See which schools and businesses are closed due to poor air quality

Heated Public Discussion about Stephon Clark’s Shooting Death Continues at City Hall

SACRAMENTO -- It was another day of uproar Tuesday in Sacramento over the March 18 police shooting death of Stephon Clark.

The group that gathered at City Hall was much smaller than the hundreds who attended the meeting on March 27 but the call for action and the passion was still there.

"Black people and minorities are not valued in this society. We are dying," said Ciara Picou-Grant to city leaders.

Many speakers said they are concerned District Attorney Anne Marie Schubert will not be able to fairly investigate the shooting. "How is she independent? It sounds like she's beholden to the police department, the sheriff's department, to our sheriff, to each and every one of you," a speaker said.

Councilmember Larry Carr said he's recommended support for those who are calling for a statewide independent prosecutor, not just for this case but all cases involving lethal events at the hands of officers, as well as a revision of the Police Officers Bill of Rights.

Councilmember Allen Warren says he supports the move.

"If you look at the shooting of Stephon Clark it's very disturbing and you know it doesn't look right," Carr said.

The announcement met with some applause from a tense audience.

"I've been reliving what I saw on that tape over and over again and it's wrong," a speaker said as she cried. "I don't care what you thought he did, it was wrong."

Patience among the community is wearing thin but Mayor Darrell Steinberg isn't asking for patience. He said people will either give the city a chance to make essential changes or they won't.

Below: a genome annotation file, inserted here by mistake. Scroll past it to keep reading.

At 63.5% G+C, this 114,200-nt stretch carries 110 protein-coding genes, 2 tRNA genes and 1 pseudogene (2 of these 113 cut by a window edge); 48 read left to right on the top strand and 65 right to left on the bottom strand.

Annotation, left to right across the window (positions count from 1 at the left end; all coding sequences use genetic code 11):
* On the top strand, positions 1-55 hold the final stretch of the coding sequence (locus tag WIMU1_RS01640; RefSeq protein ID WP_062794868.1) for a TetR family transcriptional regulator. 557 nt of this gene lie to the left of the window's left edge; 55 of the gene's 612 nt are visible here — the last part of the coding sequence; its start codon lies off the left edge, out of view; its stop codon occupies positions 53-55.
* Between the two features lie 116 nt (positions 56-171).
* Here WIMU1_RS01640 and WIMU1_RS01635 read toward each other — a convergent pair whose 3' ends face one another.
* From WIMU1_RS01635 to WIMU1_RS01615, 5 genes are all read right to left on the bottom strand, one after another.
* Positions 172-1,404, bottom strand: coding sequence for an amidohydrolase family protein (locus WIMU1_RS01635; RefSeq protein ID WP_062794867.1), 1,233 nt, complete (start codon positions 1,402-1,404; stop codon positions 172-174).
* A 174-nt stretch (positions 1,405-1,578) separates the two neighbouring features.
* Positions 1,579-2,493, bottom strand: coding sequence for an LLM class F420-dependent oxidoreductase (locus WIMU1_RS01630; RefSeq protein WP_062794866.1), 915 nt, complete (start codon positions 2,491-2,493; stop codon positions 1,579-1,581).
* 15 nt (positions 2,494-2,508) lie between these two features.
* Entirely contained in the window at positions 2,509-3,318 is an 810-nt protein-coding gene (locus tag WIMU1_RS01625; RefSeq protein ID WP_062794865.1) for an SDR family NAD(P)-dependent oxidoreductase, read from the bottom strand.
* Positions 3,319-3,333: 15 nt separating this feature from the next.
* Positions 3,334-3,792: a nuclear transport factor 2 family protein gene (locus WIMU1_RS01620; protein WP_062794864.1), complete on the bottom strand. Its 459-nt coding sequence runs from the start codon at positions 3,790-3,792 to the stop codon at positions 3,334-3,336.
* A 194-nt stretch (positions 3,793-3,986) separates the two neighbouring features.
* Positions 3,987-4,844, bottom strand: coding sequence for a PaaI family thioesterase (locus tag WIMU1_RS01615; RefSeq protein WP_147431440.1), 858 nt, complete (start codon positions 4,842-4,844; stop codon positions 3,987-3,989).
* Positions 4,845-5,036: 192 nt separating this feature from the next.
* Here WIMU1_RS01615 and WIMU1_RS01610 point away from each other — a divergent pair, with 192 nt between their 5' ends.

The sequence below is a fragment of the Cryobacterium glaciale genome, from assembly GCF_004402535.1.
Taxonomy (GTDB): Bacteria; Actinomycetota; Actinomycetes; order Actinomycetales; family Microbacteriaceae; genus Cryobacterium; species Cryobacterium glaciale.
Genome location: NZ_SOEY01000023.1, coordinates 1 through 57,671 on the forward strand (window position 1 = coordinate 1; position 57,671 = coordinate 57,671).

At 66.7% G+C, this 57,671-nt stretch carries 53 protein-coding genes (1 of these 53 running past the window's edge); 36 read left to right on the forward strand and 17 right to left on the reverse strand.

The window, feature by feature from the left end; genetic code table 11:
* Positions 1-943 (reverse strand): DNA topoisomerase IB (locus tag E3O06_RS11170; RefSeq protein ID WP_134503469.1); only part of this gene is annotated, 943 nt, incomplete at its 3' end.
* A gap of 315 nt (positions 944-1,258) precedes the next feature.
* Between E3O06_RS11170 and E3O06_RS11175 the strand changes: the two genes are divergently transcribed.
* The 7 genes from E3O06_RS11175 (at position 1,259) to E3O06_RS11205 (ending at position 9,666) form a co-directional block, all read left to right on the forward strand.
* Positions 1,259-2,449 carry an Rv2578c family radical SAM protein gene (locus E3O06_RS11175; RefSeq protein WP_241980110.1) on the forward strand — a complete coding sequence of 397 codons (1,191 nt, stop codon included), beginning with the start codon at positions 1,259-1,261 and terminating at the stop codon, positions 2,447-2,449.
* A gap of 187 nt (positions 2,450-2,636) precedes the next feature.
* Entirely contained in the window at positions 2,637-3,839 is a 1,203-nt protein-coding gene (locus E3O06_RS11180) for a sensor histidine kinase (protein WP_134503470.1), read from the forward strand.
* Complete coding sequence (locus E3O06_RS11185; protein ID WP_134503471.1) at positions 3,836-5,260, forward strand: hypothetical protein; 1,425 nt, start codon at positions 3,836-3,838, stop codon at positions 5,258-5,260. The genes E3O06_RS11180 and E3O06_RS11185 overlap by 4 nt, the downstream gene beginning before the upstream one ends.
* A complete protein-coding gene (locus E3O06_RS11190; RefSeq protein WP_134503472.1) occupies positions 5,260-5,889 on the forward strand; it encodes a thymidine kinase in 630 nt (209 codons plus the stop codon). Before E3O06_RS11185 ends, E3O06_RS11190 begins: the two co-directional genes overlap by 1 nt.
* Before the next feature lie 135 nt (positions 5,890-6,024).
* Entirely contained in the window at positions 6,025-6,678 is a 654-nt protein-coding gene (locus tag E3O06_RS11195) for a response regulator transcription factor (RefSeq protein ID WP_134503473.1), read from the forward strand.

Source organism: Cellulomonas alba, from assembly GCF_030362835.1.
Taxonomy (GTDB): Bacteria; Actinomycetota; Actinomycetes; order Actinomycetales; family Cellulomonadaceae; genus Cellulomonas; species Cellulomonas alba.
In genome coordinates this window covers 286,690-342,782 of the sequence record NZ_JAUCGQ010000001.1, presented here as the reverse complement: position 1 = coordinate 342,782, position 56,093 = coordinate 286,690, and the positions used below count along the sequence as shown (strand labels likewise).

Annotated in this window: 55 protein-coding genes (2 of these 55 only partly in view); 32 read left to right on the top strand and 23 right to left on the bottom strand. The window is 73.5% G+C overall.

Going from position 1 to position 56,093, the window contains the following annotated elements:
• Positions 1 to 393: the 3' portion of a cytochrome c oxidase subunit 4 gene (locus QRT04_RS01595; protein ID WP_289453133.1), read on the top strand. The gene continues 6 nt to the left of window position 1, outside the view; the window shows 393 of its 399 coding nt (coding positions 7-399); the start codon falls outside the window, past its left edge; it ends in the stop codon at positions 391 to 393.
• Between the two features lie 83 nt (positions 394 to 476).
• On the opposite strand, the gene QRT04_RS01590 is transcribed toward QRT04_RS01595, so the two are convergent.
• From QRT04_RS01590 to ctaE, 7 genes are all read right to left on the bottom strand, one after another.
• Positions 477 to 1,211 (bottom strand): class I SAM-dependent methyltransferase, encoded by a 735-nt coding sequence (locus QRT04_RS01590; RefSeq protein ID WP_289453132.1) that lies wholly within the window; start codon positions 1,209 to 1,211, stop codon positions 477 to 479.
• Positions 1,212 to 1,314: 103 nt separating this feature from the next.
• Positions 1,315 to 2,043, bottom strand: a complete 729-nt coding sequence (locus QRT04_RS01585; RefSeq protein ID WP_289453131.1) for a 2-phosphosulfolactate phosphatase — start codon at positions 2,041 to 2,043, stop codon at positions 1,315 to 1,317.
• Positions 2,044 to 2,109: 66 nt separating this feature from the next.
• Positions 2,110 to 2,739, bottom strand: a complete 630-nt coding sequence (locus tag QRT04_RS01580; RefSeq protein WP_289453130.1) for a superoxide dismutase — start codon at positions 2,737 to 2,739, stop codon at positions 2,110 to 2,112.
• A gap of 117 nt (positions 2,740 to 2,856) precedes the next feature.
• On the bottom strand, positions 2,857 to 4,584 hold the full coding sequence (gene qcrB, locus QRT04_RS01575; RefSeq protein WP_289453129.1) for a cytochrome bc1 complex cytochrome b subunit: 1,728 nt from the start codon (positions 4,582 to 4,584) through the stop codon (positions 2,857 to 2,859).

"I am willing to be judged by what we do to genuinely help people in our communities and our neighborhoods who are hurting," Steinberg said.

 While the Sacramento City Council listened to public comment an overflow crowd watched and listened to the meeting on large TV monitors set up outside City Hall.

A few hours into the comment period, FOX40 asked some community members outside if they felt progress was being made.

"I personally feel that some of the opinions are being heard and some of them aren't," said Vanessa Grant. "I can just only hope that there's progress."

"Progress is being made," said Pastor Jones, who also spoke at the podium inside during the meeting. "The council is honoring their commitment to listen to the community and they are doing that. The community is expressing themselves articulately, passionately."

FOX40 also asked community members which they feel is more effective: meetings like the one happening inside City Hall or demonstrations in the street.

"I believe there is a place for both," said Vernon Bright. "Organized community action is necessary."

"I feel like doing both is productive. As far as coming here and speaking at City Council, I think it's important that so many different people of color are in here speaking and giving their truths and saying their part," added Brrazey Liberty. "And that's showing community unity. We're together right now."